March 11, 2009

Year of Living Generously - Hollywood Edition

Have you ever wanted to work on a movie? Whether it's in front of the camera or behind it, I think a lot of people have wondered what it's like. I had the chance to do that shortly after I moved here to California from New York. For me, it was a once-in-a-lifetime opportunity and while it was hard work, I wouldn't trade having done it for anything.

A friend I've known for as long I can remember is a talented writer and had made an award-winning short film in college. A few years after graduating, he'd developed a screenplay and decided to raise the money to make it here in San Jose, completely on a shoestring budget. At that time, I was doing temp work so I had a lot of free time and flexibility, and I was delighted to help work on his dream project.

Raising the money took a lot longer than shooting the movie. At that point in time, I was struggling to get by as it was -- even with a nest egg, California was an expensive shock to my wallet -- so while I wasn't able to give much cash, I gave many, many hours. I had enough of garage sales to last a lifetime and a half, let me tell you. But it worked. Combined with all sorts of fund raising efforts, from hitting up our parents to asking local merchants for in-kind donations, and a few of my friend's own credit lines, we were ready to shoot in the summer of 1995.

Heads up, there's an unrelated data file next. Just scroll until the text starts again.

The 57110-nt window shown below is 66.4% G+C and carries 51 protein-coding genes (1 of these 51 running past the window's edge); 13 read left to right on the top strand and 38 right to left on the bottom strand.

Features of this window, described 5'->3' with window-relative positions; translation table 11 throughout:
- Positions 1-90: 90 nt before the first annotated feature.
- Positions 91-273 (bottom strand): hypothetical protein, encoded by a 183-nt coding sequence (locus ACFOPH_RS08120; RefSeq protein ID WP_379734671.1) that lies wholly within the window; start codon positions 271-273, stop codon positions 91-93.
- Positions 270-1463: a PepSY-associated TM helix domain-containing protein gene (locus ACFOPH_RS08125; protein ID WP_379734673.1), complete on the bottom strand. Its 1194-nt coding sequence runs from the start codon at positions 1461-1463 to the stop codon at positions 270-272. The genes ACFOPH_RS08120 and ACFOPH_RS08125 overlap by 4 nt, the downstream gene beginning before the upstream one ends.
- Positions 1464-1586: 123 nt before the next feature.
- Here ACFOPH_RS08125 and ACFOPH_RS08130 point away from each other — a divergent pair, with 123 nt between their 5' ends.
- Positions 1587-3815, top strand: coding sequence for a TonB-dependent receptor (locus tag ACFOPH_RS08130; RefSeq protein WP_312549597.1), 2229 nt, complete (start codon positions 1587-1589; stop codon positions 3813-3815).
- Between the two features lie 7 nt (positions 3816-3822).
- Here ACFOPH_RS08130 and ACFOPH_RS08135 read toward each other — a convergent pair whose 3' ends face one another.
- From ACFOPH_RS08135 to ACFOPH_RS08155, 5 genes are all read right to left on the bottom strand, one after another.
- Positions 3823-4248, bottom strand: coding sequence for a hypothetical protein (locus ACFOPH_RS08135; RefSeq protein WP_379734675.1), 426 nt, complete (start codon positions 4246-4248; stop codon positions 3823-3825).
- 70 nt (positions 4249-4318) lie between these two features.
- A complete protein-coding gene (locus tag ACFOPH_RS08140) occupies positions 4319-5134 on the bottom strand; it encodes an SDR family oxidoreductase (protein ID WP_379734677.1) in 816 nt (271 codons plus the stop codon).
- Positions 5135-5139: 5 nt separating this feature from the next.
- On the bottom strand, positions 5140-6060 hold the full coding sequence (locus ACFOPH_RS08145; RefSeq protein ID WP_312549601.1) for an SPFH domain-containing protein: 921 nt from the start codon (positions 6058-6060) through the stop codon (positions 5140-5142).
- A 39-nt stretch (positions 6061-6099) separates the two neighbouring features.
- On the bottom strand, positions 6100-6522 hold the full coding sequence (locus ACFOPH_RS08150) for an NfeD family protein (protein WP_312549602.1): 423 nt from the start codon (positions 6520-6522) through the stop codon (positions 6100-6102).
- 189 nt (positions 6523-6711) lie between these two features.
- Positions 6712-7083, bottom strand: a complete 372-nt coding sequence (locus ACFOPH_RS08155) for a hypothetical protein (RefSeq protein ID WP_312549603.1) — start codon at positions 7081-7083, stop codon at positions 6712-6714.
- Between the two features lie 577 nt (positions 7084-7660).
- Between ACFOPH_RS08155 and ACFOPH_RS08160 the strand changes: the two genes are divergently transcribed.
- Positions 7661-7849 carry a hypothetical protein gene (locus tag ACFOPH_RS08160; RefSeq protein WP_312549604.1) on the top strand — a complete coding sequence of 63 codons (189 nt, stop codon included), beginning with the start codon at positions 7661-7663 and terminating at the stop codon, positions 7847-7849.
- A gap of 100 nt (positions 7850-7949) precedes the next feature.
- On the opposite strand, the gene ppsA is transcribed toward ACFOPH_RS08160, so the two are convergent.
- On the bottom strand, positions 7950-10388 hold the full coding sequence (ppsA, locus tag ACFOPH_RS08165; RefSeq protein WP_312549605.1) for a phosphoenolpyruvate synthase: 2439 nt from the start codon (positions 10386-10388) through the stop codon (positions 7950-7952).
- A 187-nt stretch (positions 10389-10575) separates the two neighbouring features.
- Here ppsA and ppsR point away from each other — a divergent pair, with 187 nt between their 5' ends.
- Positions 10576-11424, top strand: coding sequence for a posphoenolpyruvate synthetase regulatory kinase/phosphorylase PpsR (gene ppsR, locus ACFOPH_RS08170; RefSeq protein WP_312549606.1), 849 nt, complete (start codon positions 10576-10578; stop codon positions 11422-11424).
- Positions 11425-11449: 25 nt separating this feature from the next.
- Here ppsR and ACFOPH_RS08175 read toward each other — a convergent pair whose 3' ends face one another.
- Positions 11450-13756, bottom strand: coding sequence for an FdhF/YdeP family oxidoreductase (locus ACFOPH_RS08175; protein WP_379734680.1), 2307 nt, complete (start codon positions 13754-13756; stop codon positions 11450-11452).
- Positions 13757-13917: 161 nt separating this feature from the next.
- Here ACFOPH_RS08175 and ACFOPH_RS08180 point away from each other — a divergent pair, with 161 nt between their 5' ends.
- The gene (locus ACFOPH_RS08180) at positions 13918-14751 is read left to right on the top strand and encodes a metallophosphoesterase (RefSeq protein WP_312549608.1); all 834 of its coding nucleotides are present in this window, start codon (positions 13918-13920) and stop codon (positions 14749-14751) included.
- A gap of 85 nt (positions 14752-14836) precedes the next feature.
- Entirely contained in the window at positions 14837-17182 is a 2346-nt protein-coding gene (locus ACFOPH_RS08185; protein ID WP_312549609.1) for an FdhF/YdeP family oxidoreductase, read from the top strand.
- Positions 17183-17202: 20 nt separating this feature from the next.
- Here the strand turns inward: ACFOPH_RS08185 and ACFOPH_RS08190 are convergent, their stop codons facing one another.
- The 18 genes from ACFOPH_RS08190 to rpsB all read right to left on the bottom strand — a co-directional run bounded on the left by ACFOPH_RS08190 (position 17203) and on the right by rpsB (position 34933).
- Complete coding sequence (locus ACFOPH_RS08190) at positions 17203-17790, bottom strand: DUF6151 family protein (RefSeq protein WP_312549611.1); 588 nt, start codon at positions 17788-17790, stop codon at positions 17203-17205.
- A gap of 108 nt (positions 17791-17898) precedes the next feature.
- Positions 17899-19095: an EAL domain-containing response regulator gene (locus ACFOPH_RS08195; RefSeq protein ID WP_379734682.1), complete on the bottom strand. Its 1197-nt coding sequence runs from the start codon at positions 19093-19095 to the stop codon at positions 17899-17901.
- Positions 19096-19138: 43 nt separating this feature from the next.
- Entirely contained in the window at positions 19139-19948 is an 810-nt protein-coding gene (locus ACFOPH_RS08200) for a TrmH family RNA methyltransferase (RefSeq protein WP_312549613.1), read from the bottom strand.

I became the mistress of wardrobe, for reasons that were never clear to me. I'm no fashion plate, but it was a job I could handle. It involved a lot of Poloroid photos for continuity -- this was before the advent of the digital point and shoot camera, remember -- and a lot of waiting around. Oh, and I was also a driver because, well, because I had a car.

In two weeks -- the hottest two weeks of the entire year, I recall -- I learned how to sleep almost anywhere, ate more bagels than I had ever eaten before, fell a little bit in love, witnessed someone getting fired, had a near emotional meltdown, and watched the magic of movies come to life. I even had my name in Variety when they did a tiny notice about the film; apparently wardrobe is a position that got listed routinely.

It was an almost surreal time, and it was also one of the most stressful but rewarding experiences in my life. While the movie never got picked up for distribution, it did have a big premiere locally; I got to see my name and hard work up on screen, popcorn in hand. That was a night I'll never forget.

It was the type of experience that anyone who plans to work in movies should get a chance to have, because it's literally a "from the ground up" kind of environment. Journalism students at Middle Tennessee State University are getting that chance in a film called "The New True Charlie Wu," which is shooting right now in Nashville. When I saw the introductory video from the film's writer and director, Bob Pondillo, on the Charlie Wu site, it really resonated with me and took me back to those days when the film was gearing up and the sky was the limit. Like the film I worked on, this one is being funded entirely by fans in exchange for your name in lights...or at least on the big screen. The details on how it works can be found here. But, in short, you will get a screen credit based on how much you -- and the people you refer -- contribute to make the film a reality.

Why give to help a movie get made? It's simply another kind of giving to education, really. The next generation of filmmakers has to learn their craft, and this is how they do it. And, let's face it, we need movies. It's been well established that, in difficult economic times, people turn to entertainment to help them escape from sometimes difficult realities. Equally true is that they need our support when they're getting started even more than they do when they've "made it" in Hollywood.